Associate Director: Penelope Van Tuyl

Faculty Advisory Board: JP Daughton (History), Larry Diamond (Political Science), Dan Edelstein (Division of Literatures, Cultures, and Languages), James Fearon (Political Science), Frank Fukuyama (Political Science), Katherine Jolluck (History), Tanya Luhrmann (Anthropology), Anne Firth Murray (Feminist, Gender, and Sexuality Studies), Norman Naimark (History), Josh Ober (Classics and Philosophy), David Palumbo-Liu (English and Comparative Literature), Richard Roberts (History), Beth Van Schaack (Law), Jeremy Weinstein (Political Science), Paul Wise (Medicine), Christine Min Wotipka (Education). 


HUMRTS 6W. Community-Engaged Learning Workshop on Human Trafficking - Part I. 3 Units.

Considers purpose, practice, and ethics of service learning. Provides training for students' work in community. Examines current scope of human trafficking in Bay Area, pressing concerns, capacity and obstacles to effectively address them. Students work with community partners dedicated to confronting human trafficking and problems it entails on a daily basis. Must currently be enrolled in or have previously taken HISTORY 5C/105C (FEMGEN 5C/105C, HumBio 178H, IR 105C, CSRE 5C/105C). (Cardinal Course certified by the Haas Center).

HUMRTS 7W. Community-Engaged Learning Workshop on Human Trafficking - Part II. 3 Units.

Prerequisite: HISTORY6W (FEMGEN 6W). Continuation of HISTORY 6W (FEMGEN 6W). Students will continue working on their projects with their community partners. Several class meetings and small group consultations throughout the quarter. (Cardinal Course certified by the Haas Center).

HUMRTS 101. Cross-Disciplinary Perspectives on Human Rights Theory and Practice. 4 Units.

In this survey human rights course, students will learn about the principal historical and philosophical bases for the modern concept of human rights, as well as the international legal frameworks meant to protect and promote these rights. Class sessions will include a mix of seminar discussions and guest lectures by distinguished Stanford faculty from departments across the university as well as practitioners from a variety of professional fields. The course seeks to illuminate for how the distinct methodologies, assumptions, and vocabulary of particular disciplinary communities affect the way scholars and practitioners trained in these fields approach, understand, and employ human rights concepts. This course fulfills the gateway course requirement for the minor in Human Rights.nnnPlease note that for the Winter quarter (AY 2020-21) due to COVID, the course will be taught entirely remotely. There is one section of the course, meeting synchronously over Zoom on Tuesdays and Thursdays 4:30-6:00pm Pacific Time. However, classes will be recorded and there will be an asynchronous assignment options for students who are living in distant time zones, have connectivity challenges, or otherwise have to miss live class sessions.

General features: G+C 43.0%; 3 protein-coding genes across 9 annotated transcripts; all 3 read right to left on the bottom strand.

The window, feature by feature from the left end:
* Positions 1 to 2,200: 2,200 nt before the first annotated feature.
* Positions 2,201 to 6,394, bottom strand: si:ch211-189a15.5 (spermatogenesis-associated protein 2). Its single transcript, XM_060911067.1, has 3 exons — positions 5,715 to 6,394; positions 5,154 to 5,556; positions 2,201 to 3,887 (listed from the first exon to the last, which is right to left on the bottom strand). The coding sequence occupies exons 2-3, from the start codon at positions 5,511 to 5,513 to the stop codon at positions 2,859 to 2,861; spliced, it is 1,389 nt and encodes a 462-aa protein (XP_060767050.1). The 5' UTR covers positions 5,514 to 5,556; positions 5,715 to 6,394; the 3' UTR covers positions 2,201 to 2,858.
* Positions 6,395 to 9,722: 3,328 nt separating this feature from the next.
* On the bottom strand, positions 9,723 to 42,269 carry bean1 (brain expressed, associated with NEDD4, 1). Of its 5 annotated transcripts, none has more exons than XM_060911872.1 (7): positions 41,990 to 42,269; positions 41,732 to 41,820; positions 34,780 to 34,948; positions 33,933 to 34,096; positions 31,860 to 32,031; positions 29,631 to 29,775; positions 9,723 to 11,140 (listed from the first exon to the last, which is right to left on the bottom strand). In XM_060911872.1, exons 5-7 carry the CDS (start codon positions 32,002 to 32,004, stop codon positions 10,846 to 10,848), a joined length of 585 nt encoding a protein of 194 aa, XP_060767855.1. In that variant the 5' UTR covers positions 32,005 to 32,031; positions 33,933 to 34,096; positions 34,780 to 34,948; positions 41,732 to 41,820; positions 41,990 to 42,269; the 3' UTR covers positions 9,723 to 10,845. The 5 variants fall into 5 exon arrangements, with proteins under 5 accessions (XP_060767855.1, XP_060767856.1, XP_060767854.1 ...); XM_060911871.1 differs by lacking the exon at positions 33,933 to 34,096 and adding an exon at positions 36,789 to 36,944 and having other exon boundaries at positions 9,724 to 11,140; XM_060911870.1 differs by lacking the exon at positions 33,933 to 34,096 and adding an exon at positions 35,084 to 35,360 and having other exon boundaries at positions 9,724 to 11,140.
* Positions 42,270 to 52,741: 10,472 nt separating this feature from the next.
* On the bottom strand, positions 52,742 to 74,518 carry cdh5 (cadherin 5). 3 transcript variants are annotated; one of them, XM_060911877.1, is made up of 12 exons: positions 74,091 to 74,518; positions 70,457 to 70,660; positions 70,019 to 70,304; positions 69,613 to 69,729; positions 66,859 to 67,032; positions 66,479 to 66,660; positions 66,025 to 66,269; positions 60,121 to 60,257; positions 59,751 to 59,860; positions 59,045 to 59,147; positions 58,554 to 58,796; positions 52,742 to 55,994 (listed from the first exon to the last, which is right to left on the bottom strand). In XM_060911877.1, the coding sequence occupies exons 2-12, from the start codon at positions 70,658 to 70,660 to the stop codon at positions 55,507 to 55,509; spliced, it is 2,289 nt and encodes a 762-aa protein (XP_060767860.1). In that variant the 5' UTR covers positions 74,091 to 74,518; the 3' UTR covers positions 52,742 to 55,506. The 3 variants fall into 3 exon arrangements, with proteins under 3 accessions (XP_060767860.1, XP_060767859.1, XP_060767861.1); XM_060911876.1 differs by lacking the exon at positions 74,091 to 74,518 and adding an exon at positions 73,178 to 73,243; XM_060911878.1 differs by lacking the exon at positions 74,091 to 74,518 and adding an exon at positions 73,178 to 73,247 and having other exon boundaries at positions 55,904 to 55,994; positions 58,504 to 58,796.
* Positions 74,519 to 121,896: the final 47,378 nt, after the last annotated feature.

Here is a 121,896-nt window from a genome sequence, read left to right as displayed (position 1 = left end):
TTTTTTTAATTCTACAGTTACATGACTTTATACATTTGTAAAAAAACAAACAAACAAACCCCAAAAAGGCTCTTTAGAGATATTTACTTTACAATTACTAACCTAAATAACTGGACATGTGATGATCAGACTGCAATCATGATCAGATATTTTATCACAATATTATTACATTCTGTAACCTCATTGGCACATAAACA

HUMRTS 103. Transitional Justice, Human Rights, and International Criminal Tribunals. 3-5 Units.

(Formerly IPS 280) Historical backdrop of the Nuremberg and Tokyo Tribunals. The creation and operation of the Yugoslav and Rwanda Tribunals (ICTY and ICTR). The development of hybrid tribunals in East Timor, Sierra Leone, and Cambodia, including evaluation of their success in addressing perceived shortcomings of the ICTY and ICTR. Examination of the role of the International Criminal Court and the extent to which it will succeed in supplanting all other ad hoc international justice mechanisms and fulfill its goals. Analysis focuses on the politics of creating such courts, their interaction with the states in which the conflicts took place, the process of establishing prosecutorial priorities, the body of law they have produced, and their effectiveness in addressing the needs of victims in post-conflict societies.

HUMRTS 106. Human Rights in Comparative and Historical Perspective. 3-5 Units.

This course examines core human rights issues and concepts from a comparative and historical perspective. In the beginning part of the course we will focus on current debates about the universality of human rights norms, considering the foundation of the international human rights regime and claims that it is a product of western colonialism, imperialism, or hegemony. We will then discuss a series of issues where the debates about universality are particularly acute: gender inequality and discrimination, sexual violence, child marriage and forced marriage more generally, and other related topics. We will also consider the way in which issues of gender-based violence arise in the context of internal and international conflicts.
Same as: CLASSICS 116, ETHICSOC 106

HUMRTS 108. Advanced Spanish Service-Learning: Migration, Asylum, and Human Rights at the Border. 1-3 Unit.